GLUTEN & HEART HEALTH
Heart health does not improve by eating gluten-free foods
Gluten-free diets have soared in popularity over the past decade. Nevertheless, does the research support the conclusion that restricting gluten leads to heart health? The short answer is ‘yes’, but with a caveat: If and only if you have Coeliac Disease. I think it’s a major step forward that people who need to avoid gluten can now very easily do so, because glutenfree foods are increasingly available and food labels clearly identify foods with or without gluten. Nevertheless, the links between gluten and heart health seem to have been exaggerated by the press and in turn, these alleged risks have been oversold by food manufacturers.
WHAT IS GLUTEN AND WHY IS IT A PROBLEM?
Gluten is a protein that is found in food products that contain wheat, rye and barley. In Coeliac Disease, sufferers have an immune reaction when they eat gluten. This triggers inflammation and causes intestinal damage. Additionally, Coeliac Disease is associated with an increased risk of heart disease, but that risk decreases when a gluten-free diet is followed. For those who do have Coeliac Disease, the irritation caused by the proteins in gluten can interfere with the absorption of nutrients from the small intestine. Long-term, the problem with nutrient malabsorption can lead to heart disease, osteoporosis and in some cases, even cancer.
WHAT IS THE LINK BETWEEN GLUTEN AND HEART ATTACKS?
A long-term study that was conducted over a period of 26 years has led to an upsurge in media interest about the possible link between gluten intake and heart attacks. The investigators of this research contended that there is a possible link between an increased risk of a heart attack and restricting gluten. Nevertheless, this link was found to be unrelated to the gluten itself, but instead, it was found to be due to the reduced consumption of grains or other grain-based
products that could be associated with gluten consumption. That is, eating these products probably led to a reduction in overall fibre intake and apparently, led to an increase in overall intake of unhealthy fats and sugars. Although media reporting of this research did not explore potential explanations for the link between gluten and heart attacks, it can be safely concluded from the study that if you are contemplating reducing your gluten intake for cardiovascular health, it’s not necessarily going to improve your heart health.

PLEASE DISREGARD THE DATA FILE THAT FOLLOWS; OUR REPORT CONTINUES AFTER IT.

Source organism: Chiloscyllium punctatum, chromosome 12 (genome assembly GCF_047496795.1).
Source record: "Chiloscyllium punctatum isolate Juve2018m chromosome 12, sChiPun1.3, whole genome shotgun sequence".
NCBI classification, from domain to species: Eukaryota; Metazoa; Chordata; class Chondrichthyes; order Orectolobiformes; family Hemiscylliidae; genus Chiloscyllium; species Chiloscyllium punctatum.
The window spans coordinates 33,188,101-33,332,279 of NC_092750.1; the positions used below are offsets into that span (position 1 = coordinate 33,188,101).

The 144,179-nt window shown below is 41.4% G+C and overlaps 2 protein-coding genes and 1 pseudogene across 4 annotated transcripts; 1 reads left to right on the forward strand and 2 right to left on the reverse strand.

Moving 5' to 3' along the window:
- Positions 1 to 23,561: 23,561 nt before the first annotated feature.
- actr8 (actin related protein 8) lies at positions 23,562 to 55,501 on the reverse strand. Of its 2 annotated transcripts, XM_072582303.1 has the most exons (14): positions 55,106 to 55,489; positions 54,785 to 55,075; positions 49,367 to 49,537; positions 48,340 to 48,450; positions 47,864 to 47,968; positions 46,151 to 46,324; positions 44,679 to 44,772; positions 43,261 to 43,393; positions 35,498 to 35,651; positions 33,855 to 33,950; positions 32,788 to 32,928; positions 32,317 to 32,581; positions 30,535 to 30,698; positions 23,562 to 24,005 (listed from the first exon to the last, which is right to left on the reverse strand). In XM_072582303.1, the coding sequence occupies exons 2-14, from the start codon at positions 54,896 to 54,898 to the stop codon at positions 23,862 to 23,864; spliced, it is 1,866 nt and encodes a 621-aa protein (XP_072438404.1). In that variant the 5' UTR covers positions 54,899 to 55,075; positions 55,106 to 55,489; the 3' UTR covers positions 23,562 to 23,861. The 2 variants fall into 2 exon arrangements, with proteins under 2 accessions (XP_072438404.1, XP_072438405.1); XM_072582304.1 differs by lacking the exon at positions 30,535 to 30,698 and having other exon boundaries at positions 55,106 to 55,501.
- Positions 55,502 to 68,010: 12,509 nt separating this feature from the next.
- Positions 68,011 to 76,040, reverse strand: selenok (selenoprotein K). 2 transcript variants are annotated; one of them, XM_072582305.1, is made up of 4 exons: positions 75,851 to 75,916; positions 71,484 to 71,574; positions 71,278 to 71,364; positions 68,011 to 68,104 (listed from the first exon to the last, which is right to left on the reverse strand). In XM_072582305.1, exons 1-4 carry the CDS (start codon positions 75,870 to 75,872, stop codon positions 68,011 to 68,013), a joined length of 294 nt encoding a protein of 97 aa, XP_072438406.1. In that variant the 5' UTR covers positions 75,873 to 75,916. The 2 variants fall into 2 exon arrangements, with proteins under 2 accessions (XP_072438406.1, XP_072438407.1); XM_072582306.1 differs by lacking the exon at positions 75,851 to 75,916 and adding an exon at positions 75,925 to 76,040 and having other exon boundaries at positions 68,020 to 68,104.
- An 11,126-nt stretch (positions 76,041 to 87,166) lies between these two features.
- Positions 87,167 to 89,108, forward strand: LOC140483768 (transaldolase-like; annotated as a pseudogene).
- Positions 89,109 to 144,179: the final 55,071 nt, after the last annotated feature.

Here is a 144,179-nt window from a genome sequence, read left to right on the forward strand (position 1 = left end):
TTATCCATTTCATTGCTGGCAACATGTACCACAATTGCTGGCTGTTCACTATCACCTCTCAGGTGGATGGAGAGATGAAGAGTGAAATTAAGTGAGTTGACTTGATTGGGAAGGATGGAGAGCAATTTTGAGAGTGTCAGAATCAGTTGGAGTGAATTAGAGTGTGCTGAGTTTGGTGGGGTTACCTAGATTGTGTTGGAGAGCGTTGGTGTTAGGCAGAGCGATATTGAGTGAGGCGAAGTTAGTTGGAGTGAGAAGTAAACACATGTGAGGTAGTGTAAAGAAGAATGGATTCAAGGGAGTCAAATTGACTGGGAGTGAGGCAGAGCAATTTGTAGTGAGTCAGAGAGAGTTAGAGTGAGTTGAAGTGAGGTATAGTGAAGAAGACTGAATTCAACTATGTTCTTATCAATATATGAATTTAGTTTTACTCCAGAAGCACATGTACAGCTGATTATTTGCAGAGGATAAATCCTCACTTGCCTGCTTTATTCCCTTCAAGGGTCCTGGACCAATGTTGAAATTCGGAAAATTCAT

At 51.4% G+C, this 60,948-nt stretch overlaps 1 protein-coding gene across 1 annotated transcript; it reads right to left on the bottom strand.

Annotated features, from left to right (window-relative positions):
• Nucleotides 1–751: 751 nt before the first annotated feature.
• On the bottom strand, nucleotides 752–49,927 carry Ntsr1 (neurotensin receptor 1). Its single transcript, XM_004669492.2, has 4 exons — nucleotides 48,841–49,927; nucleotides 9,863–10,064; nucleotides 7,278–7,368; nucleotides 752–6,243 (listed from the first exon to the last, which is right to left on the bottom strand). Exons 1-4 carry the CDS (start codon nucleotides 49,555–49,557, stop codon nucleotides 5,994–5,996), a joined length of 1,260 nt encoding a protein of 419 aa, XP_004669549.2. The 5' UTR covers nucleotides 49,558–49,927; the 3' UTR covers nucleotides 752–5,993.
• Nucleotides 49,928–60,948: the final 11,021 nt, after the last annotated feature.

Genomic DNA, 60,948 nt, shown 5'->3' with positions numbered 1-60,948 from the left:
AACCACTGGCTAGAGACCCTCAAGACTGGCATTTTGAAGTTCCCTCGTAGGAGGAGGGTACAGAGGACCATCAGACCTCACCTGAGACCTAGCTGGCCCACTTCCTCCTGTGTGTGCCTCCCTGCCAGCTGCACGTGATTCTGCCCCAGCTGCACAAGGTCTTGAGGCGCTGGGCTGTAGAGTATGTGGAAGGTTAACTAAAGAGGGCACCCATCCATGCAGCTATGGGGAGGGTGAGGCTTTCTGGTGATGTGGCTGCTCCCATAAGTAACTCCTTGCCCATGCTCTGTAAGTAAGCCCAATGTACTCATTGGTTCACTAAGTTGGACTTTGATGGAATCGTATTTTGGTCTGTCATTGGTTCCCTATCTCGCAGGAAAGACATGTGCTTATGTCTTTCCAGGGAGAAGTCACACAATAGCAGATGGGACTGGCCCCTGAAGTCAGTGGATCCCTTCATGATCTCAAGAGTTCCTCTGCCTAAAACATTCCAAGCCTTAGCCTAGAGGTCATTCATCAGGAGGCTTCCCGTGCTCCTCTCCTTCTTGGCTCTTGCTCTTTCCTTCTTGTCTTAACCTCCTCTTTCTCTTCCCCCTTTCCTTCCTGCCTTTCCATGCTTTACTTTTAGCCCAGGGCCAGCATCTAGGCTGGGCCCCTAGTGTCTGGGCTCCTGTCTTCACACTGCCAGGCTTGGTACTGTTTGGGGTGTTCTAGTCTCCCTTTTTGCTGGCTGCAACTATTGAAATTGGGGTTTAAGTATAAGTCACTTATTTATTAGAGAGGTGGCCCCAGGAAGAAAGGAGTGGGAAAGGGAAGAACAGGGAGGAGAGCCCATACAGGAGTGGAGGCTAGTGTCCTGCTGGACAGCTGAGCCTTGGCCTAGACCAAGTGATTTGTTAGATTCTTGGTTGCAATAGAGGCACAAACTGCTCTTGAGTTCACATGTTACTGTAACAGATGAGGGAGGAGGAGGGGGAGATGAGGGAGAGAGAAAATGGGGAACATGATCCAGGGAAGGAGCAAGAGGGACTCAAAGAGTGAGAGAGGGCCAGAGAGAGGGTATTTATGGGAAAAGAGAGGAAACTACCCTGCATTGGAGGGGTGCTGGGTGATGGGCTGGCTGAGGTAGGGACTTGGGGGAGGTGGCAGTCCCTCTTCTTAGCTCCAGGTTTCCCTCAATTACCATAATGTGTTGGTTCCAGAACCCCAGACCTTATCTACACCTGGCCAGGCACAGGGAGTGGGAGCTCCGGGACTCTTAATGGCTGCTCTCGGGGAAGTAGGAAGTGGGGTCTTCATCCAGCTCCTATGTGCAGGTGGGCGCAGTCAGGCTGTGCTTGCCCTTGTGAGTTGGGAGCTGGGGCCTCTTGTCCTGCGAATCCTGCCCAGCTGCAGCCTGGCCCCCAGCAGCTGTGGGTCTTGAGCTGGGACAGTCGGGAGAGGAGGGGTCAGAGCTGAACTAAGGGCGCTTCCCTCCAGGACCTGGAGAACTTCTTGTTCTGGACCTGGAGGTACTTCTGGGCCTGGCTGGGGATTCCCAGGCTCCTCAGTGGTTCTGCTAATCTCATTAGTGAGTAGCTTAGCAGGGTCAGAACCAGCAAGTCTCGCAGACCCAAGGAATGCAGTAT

SO, SHOULD I REDUCE OR LIMIT GLUTEN?
If you are looking to reduce gluten for symptomatic reasons like bloating, better digestion and better sense of well-being, then that is entirely reasonable. However unless you have been diagnosed with Coeliac Disease don’t expect a reduction in risk of heart attack. If you want to have a better understanding of your cardiovascular risk and health, then instead of cutting out the gluten, visit your local doctor and ask about what technology is available these days to look at your arteries and see what risk you truly have when it comes to coronary artery disease and heart health.
Remember: Any time you eliminate whole categories of food that you have been used to eating you run the risk of nutritional deficiencies. So if in doubt, make an appointment with your local doctor to discuss a dietary plan that best meets your own nutritional needs and take care of your heart health.
Dr Warrick Bishop is a cardiologist with special interest in cardiovascular disease prevention incorporating imaging, lipids and lifestyle. He is author of the book ‘Have You Planned Your Heart Attack?’, written for patients and doctors about how to live intentionally to reduce cardiovascular risk and save lives! Dr Bishop can be contacted via his website.